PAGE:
The security and the capability to detect unwanted activities and sabotage are highly prioritised, and organisations with critical societal functions are urged to improve their safety whilst, in some cases, maintaining public privacy. At the same time, as the requirements are complex, delivering trustworthy and intelligent solutions is still a challenge. Missed alarms and false alarms are well-known problems in intelligent video surveillance. A robust offering often combines technologies and solutions, and the costs can increase drastically.
The automotive industry drives the development of LiDAR technology that aims to work as the vehicle's eyes, collecting all necessary information about the vehicle's environment despite the high velocity of their movement and unexpected events that could occur. The vehicle or machine must react to all scenarios - faster than a human could. And what is faster than light? LiDAR uses laser light to measure distances and create accurate 3D maps of its surroundings. It does this by emitting a laser beam and measuring the time it takes for the light to reflect on the sensor. LiDAR can create a precise 3D map of its environment by repeating this process multiple times.
One of the key benefits of this technology is the accuracy of these measurements of the environment. While video streams are a popular method for monitoring traffic in real time, they often provide less precise information than LiDAR sensors. This is because video streams can be affected by weather, lighting conditions, and obstructions, making it difficult to detect and measure objects in the environment accurately. Especially up here in northern Sweden, during a snowstorm in one of our famous 6-month winters! LiDAR sensors, on the other hand, use laser light to create highly detailed 3D maps unaffected by these factors. This level of accuracy makes LiDAR technology an ideal solution for monitoring and managing traffic in real-time, no matter the conditions.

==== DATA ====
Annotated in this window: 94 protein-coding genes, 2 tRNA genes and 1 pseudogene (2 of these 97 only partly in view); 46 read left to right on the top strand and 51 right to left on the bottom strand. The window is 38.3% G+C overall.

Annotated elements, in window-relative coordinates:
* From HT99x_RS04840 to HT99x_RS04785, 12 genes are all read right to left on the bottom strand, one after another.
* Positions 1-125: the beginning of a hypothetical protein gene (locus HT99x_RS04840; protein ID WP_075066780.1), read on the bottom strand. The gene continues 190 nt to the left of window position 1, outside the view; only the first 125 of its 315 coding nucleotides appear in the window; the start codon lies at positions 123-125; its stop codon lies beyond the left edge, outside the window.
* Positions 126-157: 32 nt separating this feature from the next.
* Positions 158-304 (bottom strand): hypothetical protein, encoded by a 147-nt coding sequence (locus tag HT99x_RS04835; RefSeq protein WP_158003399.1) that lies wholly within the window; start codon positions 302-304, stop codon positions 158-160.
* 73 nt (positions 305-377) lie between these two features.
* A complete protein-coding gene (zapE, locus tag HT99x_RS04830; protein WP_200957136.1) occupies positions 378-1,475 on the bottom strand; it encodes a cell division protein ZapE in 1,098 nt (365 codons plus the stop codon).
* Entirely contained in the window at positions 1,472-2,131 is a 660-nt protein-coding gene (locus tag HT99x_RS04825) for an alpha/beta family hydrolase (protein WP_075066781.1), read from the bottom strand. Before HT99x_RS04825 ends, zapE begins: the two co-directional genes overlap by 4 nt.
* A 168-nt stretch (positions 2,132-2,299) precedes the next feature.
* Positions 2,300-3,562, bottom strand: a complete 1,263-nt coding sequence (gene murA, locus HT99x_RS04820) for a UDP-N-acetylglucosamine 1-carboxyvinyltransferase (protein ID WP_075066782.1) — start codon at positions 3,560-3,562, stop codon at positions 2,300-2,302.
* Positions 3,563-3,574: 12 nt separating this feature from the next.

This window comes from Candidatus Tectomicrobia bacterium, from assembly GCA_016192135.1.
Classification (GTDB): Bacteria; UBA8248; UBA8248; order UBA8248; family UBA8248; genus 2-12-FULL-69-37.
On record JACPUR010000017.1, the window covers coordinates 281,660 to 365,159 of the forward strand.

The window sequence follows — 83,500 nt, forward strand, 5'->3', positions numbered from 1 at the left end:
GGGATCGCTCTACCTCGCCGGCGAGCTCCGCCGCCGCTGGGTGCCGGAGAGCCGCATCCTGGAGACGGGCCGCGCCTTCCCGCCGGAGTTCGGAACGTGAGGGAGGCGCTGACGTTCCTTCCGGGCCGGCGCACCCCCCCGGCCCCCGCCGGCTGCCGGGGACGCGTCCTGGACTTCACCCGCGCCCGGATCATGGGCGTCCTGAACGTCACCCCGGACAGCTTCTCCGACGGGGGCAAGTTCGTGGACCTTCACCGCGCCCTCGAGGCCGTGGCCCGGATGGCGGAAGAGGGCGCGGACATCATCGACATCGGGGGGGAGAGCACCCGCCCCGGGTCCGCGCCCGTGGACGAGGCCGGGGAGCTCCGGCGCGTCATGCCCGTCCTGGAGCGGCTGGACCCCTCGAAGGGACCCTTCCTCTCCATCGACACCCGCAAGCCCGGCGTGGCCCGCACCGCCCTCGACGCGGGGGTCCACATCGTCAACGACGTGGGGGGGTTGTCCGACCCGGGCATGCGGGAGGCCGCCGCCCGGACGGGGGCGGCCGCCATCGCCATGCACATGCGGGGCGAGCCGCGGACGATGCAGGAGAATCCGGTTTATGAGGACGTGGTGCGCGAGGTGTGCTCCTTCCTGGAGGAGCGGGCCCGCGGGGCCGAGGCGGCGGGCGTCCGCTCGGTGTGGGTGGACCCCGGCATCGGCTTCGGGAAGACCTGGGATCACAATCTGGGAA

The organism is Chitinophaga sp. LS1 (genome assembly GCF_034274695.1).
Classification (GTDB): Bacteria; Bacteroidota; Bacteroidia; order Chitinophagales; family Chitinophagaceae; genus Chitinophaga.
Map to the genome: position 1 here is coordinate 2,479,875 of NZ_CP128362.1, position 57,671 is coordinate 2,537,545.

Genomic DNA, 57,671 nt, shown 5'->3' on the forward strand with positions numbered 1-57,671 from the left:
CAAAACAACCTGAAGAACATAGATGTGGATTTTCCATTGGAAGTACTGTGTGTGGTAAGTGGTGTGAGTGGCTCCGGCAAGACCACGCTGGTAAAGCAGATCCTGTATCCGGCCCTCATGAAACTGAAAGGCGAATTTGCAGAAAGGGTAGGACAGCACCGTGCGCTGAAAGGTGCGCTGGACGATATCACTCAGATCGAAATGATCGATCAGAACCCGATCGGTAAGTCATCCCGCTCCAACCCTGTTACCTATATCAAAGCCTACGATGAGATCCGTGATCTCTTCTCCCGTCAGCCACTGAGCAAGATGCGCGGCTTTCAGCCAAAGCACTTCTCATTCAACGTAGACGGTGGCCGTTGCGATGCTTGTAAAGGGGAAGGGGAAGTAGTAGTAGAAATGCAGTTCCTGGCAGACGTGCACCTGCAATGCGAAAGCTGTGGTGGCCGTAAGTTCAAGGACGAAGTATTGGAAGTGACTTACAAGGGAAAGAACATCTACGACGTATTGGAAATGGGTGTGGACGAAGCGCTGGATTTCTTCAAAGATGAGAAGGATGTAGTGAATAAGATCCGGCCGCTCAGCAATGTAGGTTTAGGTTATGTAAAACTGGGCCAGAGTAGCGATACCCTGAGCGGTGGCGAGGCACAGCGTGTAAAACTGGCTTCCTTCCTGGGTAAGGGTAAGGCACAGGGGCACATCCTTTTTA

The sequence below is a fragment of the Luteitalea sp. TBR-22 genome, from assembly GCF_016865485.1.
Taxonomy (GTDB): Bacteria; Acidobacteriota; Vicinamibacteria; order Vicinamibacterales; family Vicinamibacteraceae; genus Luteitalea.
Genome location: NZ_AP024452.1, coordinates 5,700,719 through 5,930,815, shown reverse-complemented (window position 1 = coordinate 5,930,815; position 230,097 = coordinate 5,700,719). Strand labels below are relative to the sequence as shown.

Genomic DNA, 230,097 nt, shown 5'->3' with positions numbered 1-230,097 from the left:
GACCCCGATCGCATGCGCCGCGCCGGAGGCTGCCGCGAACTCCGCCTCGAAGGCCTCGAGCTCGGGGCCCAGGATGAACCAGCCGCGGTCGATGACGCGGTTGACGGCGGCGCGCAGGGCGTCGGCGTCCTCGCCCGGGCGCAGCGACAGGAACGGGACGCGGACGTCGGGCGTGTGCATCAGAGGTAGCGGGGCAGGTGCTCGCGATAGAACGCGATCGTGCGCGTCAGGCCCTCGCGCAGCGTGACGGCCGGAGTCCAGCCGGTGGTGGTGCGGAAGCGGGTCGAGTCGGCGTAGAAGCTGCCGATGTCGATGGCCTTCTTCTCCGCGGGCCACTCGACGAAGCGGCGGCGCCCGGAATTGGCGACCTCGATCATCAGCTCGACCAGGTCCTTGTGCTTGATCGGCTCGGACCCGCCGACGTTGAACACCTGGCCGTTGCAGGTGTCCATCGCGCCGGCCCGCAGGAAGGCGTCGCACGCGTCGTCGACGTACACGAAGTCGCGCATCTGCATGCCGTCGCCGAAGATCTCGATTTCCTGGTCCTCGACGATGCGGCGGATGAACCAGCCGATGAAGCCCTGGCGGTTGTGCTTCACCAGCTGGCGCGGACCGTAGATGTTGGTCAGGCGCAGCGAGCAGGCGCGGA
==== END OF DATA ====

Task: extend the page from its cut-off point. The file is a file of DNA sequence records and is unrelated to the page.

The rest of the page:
The sensors mainly developed for the automotive industry are a robust alternative to surveillance and monitoring purposes when installed elsewhere, such as on roofs, walls, and pillars, similar to cameras. However, unlike cameras, real-time LiDAR monitoring software is designed with privacy in mind, as it collects and processes data in a way that is fully compliant with GDPR. Other monitoring solutions may rely on video streams or invasive data collection methods. In contrast, LiDAR sensors use laser light to create 3D maps of the environment without capturing identifying information about individuals.
This is more than welcome in today's digital age, where public privacy has become a significant concern to the point that implementation of GDPR was even necessary. As such, it is essential for real-time monitoring solutions to ensure that they are integrity-friendly. This also highlights the flexibility of LiDAR monitoring as it can be used everywhere you want to improve safety and security, even where video surveillance is prohibited.
In addition to conventional monitoring to detect intrusions, the same solution can be used to report if people are in danger or at risk for injuries, e.g. people walking close to train tracks. In cities with a lot of mixed traffic, there are many situations where you can improve safety with real-time detection of danger and automated responses.
It isn't just traffic accidents that it can prevent, either. Here in Luleå, people are at risk from overhanging snow and icicles that can fall at a moment's notice; LiDAR can identify those danger zones and potentially approximate the critical moment of it falling. We also have problems after winter with severe damage to our roads; LiDAR technology can expedite road maintenance, as it can identify potholes, cracks, and other road damage over a large area quickly, allowing transportation agencies to prioritise repairs and improve safety.